Brad Sondahl on sat 15 jul 06
Mel's mention of Advancer shelves has prompted me to post this query:
Recently they've been advertising that they have the 10 sided shelves to
fit electric kilns, also that they resist glaze and don't need
flipping. If true, this would make their presumably high price worth
it, particularly since they are about half the weight of cordierite
shelves, and less mass (weight) means faster firing in electric kilns.
The conventional wisdom on Silicon Carbide shelves is they're only good
in reduction, or they deteriorate. (Silicon Carbide is even sometimes
used as a local reduction agent in ox. firing.)
So I'm wondering if anyone on the group has used them for high fire
oxidation for a long period, and if all their claims are true.
Particularly I'm interested in the claim that glazes don't tend to
stick. I fire about 1/4 crystalline, and although I mostly control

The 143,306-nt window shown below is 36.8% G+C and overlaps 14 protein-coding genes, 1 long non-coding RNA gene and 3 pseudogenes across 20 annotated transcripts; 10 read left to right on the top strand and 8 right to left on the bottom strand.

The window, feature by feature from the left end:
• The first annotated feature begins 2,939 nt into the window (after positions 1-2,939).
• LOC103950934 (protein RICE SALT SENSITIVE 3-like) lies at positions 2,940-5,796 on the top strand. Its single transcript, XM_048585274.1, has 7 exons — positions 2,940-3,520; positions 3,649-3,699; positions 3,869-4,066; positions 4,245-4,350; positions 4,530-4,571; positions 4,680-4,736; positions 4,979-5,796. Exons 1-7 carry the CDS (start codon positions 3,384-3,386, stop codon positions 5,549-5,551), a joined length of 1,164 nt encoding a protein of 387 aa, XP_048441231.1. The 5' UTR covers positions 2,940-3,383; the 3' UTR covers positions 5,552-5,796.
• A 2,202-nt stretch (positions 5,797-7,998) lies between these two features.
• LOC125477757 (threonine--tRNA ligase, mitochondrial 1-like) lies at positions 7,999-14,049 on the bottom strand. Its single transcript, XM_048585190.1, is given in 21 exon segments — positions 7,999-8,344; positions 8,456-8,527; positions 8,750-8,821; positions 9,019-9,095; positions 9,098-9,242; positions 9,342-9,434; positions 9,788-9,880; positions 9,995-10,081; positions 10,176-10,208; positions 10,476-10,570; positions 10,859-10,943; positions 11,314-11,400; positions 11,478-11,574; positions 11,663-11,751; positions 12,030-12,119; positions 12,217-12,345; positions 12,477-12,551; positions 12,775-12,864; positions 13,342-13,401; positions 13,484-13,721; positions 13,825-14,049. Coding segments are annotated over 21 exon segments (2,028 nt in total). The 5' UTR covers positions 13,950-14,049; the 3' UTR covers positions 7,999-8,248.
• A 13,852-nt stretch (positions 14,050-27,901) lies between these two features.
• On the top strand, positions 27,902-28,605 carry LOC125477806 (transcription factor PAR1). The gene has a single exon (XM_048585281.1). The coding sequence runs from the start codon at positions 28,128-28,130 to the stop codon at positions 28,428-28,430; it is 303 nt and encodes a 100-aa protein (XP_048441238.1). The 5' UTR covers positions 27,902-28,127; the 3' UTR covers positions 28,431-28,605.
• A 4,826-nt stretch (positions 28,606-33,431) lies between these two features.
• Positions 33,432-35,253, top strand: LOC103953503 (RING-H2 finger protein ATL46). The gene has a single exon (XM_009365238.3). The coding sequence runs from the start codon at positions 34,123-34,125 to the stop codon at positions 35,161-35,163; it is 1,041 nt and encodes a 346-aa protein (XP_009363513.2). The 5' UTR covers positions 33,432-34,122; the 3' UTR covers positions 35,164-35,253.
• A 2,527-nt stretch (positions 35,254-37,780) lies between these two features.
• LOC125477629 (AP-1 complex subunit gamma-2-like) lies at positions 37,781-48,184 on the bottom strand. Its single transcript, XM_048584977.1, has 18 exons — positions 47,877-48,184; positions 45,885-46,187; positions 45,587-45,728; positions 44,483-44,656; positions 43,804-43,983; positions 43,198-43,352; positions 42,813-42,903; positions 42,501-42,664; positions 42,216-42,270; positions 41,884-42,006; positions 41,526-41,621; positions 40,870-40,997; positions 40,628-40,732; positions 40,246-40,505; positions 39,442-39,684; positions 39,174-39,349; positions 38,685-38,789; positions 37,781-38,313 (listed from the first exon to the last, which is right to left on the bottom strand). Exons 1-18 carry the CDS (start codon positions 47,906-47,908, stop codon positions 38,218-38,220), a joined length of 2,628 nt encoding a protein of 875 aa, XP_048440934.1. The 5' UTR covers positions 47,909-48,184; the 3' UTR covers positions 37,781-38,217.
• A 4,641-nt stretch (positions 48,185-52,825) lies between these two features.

running through careful application, there are inevitably some drips
onto the shelf. With cordierite and kiln wash, I can chip off and grind
off the drips and re kilnwash. When chipping, it sometimes takes a
chunk of shelf with it. With the thinner shelves, this might be a
serious problem--cracking the shelf or making a hole clean through it...
Thanks for your thoughts...
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Hank Murrow on sun 16 jul 06
On Jul 16, 2006, at 8:20 AM, Brad Sondahl wrote:
> Mel's mention of Advancer shelves has prompted me to post this query:
> So I'm wondering if anyone on the group has used them for high fire
> oxidation for a long period.
Brad; I have used them in gas cone 10+ oxidation and reduction firings.
They seem to hold up better than any I had used before. Mine are 14" x
28" size, individually setting on lugged posting.
> Particularly I'm interested in the claim that glazes don't tend to
As to glaze sticking.....a light tap with a sharp chisel pops glaze
off. No SiC comes along with it. They are just so very non-porous.